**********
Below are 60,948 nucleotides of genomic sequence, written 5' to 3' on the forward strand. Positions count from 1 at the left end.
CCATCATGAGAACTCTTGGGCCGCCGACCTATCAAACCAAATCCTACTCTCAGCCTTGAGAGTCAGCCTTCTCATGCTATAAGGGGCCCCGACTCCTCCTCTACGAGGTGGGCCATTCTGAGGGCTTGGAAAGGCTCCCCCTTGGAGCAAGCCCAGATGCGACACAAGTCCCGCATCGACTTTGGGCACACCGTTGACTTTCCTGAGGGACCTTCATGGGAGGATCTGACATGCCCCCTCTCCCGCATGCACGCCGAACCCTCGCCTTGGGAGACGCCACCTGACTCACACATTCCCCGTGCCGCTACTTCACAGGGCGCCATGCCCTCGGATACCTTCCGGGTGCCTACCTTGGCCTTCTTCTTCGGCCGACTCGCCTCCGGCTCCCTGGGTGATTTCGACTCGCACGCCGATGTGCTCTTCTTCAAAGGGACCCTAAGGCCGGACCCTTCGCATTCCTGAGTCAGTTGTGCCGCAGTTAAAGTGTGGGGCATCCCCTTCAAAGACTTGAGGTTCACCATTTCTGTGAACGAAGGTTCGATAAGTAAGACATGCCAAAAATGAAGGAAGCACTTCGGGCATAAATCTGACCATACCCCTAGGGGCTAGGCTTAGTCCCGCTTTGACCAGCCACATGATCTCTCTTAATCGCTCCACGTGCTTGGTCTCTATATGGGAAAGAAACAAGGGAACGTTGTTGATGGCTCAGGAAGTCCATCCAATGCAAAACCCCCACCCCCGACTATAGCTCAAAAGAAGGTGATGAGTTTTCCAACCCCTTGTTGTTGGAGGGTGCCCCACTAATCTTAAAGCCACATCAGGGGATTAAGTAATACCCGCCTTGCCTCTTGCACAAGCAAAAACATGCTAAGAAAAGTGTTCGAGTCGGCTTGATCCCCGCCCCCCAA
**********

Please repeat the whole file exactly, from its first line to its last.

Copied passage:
Below are 60,948 nucleotides of genomic sequence, written 5' to 3' on the forward strand. Positions count from 1 at the left end.
CCATCATGAGAACTCTTGGGCCGCCGACCTATCAAACCAAATCCTACTCTCAGCCTTGAGAGTCAGCCTTCTCATGCTATAAGGGGCCCCGACTCCTCCTCTACGAGGTGGGCCATTCTGAGGGCTTGGAAAGGCTCCCCCTTGGAGCAAGCCCAGATGCGACACAAGTCCCGCATCGACTTTGGGCACACCGTTGACTTTCCTGAGGGACCTTCATGGGAGGATCTGACATGCCCCCTCTCCCGCATGCACGCCGAACCCTCGCCTTGGGAGACGCCACCTGACTCACACATTCCCCGTGCCGCTACTTCACAGGGCGCCATGCCCTCGGATACCTTCCGGGTGCCTACCTTGGCCTTCTTCTTCGGCCGACTCGCCTCCGGCTCCCTGGGTGATTTCGACTCGCACGCCGATGTGCTCTTCTTCAAAGGGACCCTAAGGCCGGACCCTTCGCATTCCTGAGTCAGTTGTGCCGCAGTTAAAGTGTGGGGCATCCCCTTCAAAGACTTGAGGTTCACCATTTCTGTGAACGAAGGTTCGATAAGTAAGACATGCCAAAAATGAAGGAAGCACTTCGGGCATAAATCTGACCATACCCCTAGGGGCTAGGCTTAGTCCCGCTTTGACCAGCCACATGATCTCTCTTAATCGCTCCACGTGCTTGGTCTCTATATGGGAAAGAAACAAGGGAACGTTGTTGATGGCTCAGGAAGTCCATCCAATGCAAAACCCCCACCCCCGACTATAGCTCAAAAGAAGGTGATGAGTTTTCCAACCCCTTGTTGTTGGAGGGTGCCCCACTAATCTTAAAGCCACATCAGGGGATTAAGTAATACCCGCCTTGCCTCTTGCACAAGCAAAAACATGCTAAGAAAAGTGTTCGAGTCGGCTTGATCCCCGCCCCCCAA